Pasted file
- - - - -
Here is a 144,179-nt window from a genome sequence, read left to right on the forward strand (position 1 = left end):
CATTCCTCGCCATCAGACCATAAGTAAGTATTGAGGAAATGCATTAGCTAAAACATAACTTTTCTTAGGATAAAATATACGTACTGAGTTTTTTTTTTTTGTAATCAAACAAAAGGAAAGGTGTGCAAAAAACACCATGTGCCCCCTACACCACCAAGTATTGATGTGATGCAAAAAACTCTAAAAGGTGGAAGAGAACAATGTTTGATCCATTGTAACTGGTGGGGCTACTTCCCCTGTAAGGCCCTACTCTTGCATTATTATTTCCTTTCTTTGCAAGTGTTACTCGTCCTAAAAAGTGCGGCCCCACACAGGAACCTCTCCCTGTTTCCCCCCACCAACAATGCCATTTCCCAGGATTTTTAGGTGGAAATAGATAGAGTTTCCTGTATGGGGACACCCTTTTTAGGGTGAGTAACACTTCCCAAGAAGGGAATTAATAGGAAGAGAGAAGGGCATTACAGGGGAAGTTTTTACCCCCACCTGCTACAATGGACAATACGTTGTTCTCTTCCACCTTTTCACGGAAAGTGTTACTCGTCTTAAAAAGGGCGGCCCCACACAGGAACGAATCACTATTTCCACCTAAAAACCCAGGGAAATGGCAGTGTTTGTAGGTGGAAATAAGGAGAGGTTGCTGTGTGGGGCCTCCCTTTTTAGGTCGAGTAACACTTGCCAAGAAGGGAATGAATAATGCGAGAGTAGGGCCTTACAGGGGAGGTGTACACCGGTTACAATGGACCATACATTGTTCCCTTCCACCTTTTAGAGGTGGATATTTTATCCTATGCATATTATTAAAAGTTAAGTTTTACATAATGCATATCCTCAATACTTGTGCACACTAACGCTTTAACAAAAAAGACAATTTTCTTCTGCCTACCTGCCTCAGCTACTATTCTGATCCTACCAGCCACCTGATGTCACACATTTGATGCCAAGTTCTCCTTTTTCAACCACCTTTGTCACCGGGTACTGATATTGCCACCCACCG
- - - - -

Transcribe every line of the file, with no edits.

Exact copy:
Here is a 144,179-nt window from a genome sequence, read left to right on the forward strand (position 1 = left end):
CATTCCTCGCCATCAGACCATAAGTAAGTATTGAGGAAATGCATTAGCTAAAACATAACTTTTCTTAGGATAAAATATACGTACTGAGTTTTTTTTTTTTGTAATCAAACAAAAGGAAAGGTGTGCAAAAAACACCATGTGCCCCCTACACCACCAAGTATTGATGTGATGCAAAAAACTCTAAAAGGTGGAAGAGAACAATGTTTGATCCATTGTAACTGGTGGGGCTACTTCCCCTGTAAGGCCCTACTCTTGCATTATTATTTCCTTTCTTTGCAAGTGTTACTCGTCCTAAAAAGTGCGGCCCCACACAGGAACCTCTCCCTGTTTCCCCCCACCAACAATGCCATTTCCCAGGATTTTTAGGTGGAAATAGATAGAGTTTCCTGTATGGGGACACCCTTTTTAGGGTGAGTAACACTTCCCAAGAAGGGAATTAATAGGAAGAGAGAAGGGCATTACAGGGGAAGTTTTTACCCCCACCTGCTACAATGGACAATACGTTGTTCTCTTCCACCTTTTCACGGAAAGTGTTACTCGTCTTAAAAAGGGCGGCCCCACACAGGAACGAATCACTATTTCCACCTAAAAACCCAGGGAAATGGCAGTGTTTGTAGGTGGAAATAAGGAGAGGTTGCTGTGTGGGGCCTCCCTTTTTAGGTCGAGTAACACTTGCCAAGAAGGGAATGAATAATGCGAGAGTAGGGCCTTACAGGGGAGGTGTACACCGGTTACAATGGACCATACATTGTTCCCTTCCACCTTTTAGAGGTGGATATTTTATCCTATGCATATTATTAAAAGTTAAGTTTTACATAATGCATATCCTCAATACTTGTGCACACTAACGCTTTAACAAAAAAGACAATTTTCTTCTGCCTACCTGCCTCAGCTACTATTCTGATCCTACCAGCCACCTGATGTCACACATTTGATGCCAAGTTCTCCTTTTTCAACCACCTTTGTCACCGGGTACTGATATTGCCACCCACCG